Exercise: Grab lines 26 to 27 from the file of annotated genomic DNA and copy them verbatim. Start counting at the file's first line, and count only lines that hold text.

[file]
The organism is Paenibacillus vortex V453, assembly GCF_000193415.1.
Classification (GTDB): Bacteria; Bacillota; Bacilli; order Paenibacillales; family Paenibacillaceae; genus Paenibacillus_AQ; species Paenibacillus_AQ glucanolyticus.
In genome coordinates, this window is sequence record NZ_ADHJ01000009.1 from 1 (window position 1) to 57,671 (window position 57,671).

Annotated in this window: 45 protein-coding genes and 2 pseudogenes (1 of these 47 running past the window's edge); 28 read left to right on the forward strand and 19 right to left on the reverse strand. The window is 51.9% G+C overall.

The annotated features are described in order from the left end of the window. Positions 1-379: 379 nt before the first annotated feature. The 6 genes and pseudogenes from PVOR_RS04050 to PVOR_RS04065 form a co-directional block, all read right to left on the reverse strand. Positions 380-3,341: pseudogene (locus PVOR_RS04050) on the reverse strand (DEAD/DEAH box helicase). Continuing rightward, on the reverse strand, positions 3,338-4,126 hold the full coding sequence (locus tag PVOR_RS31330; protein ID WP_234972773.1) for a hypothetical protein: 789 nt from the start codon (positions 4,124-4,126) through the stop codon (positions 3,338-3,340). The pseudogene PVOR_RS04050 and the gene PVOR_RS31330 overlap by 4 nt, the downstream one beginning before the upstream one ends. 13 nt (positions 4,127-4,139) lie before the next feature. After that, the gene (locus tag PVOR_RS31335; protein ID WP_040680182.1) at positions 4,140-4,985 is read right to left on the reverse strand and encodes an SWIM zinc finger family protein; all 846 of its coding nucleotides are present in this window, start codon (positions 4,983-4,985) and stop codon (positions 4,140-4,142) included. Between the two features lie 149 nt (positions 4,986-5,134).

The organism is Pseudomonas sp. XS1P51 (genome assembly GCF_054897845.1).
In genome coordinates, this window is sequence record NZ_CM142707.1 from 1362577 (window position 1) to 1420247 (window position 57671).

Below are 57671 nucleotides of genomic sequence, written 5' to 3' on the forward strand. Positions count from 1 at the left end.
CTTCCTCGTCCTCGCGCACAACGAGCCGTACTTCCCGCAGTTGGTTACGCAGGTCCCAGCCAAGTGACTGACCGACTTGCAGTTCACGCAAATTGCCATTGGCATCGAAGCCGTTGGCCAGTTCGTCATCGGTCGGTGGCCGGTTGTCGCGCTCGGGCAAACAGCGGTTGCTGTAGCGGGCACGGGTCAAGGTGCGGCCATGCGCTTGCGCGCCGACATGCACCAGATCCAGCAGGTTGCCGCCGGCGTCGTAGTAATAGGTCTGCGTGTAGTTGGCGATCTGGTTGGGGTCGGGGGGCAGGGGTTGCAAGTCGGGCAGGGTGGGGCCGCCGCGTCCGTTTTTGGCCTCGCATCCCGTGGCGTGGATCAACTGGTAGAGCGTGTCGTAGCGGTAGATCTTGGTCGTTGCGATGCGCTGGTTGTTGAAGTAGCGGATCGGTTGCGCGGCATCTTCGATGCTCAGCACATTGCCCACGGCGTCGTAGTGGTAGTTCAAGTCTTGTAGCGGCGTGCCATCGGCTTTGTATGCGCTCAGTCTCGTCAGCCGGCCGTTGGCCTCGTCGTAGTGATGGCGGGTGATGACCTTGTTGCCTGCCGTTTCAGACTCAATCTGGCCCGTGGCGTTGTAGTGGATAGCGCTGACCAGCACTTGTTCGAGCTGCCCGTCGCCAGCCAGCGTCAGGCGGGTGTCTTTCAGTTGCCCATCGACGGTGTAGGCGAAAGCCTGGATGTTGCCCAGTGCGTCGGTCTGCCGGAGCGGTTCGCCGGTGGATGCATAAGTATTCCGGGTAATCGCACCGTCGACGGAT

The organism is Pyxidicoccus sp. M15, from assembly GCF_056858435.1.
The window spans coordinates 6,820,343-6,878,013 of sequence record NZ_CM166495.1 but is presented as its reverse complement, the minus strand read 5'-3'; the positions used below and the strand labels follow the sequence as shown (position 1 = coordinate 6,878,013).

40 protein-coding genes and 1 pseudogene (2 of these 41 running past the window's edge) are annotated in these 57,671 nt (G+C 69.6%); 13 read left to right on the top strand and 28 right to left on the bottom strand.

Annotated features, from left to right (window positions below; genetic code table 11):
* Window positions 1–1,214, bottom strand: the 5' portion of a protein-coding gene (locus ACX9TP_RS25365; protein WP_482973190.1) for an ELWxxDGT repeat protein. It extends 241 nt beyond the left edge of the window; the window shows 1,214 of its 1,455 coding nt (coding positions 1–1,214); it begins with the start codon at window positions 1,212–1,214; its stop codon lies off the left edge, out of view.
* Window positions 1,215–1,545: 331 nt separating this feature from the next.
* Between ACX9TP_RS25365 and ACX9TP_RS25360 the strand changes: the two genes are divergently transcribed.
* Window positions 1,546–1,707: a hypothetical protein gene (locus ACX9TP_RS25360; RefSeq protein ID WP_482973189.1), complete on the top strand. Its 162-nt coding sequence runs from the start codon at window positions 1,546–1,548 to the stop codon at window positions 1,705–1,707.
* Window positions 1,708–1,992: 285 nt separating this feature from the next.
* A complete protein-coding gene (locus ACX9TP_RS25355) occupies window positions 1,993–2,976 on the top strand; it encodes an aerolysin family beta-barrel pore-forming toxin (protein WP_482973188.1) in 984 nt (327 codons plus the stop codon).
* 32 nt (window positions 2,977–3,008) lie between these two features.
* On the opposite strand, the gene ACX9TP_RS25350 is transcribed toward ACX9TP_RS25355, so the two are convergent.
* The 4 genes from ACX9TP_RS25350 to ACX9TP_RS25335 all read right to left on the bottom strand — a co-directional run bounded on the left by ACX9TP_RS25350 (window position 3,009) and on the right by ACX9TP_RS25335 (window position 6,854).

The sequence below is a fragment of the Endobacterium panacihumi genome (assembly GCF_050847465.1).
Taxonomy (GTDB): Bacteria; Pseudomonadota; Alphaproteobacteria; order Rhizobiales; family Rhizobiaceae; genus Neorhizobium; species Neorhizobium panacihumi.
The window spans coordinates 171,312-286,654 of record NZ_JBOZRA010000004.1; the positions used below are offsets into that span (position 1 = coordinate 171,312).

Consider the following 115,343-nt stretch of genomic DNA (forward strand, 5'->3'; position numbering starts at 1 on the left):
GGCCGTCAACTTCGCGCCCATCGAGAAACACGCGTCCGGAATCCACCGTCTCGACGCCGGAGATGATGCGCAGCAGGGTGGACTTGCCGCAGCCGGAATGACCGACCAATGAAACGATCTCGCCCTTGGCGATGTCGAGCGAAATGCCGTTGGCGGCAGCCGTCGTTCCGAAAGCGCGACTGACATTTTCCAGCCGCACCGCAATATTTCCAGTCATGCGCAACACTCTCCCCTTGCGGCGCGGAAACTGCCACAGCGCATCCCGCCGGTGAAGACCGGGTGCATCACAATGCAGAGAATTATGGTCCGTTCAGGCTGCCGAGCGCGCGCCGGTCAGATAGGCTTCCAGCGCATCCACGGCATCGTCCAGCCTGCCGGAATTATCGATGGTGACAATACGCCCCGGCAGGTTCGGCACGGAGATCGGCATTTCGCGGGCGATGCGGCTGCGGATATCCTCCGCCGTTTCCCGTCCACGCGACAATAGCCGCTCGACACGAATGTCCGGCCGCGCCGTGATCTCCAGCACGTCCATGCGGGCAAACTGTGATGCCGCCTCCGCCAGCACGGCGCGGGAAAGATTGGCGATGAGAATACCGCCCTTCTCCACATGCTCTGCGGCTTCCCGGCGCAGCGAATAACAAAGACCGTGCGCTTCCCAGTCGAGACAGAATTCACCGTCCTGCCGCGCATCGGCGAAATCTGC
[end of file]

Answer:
Consider the following 115,343-nt stretch of genomic DNA (forward strand, 5'->3'; position numbering starts at 1 on the left):
GGCCGTCAACTTCGCGCCCATCGAGAAACACGCGTCCGGAATCCACCGTCTCGACGCCGGAGATGATGCGCAGCAGGGTGGACTTGCCGCAGCCGGAATGACCGACCAATGAAACGATCTCGCCCTTGGCGATGTCGAGCGAAATGCCGTTGGCGGCAGCCGTCGTTCCGAAAGCGCGACTGACATTTTCCAGCCGCACCGCAATATTTCCAGTCATGCGCAACACTCTCCCCTTGCGGCGCGGAAACTGCCACAGCGCATCCCGCCGGTGAAGACCGGGTGCATCACAATGCAGAGAATTATGGTCCGTTCAGGCTGCCGAGCGCGCGCCGGTCAGATAGGCTTCCAGCGCATCCACGGCATCGTCCAGCCTGCCGGAATTATCGATGGTGACAATACGCCCCGGCAGGTTCGGCACGGAGATCGGCATTTCGCGGGCGATGCGGCTGCGGATATCCTCCGCCGTTTCCCGTCCACGCGACAATAGCCGCTCGACACGAATGTCCGGCCGCGCCGTGATCTCCAGCACGTCCATGCGGGCAAACTGTGATGCCGCCTCCGCCAGCACGGCGCGGGAAAGATTGGCGATGAGAATACCGCCCTTCTCCACATGCTCTGCGGCTTCCCGGCGCAGCGAATAACAAAGACCGTGCGCTTCCCAGTCGAGACAGAATTCACCGTCCTGCCGCGCATCGGCGAAATCTGC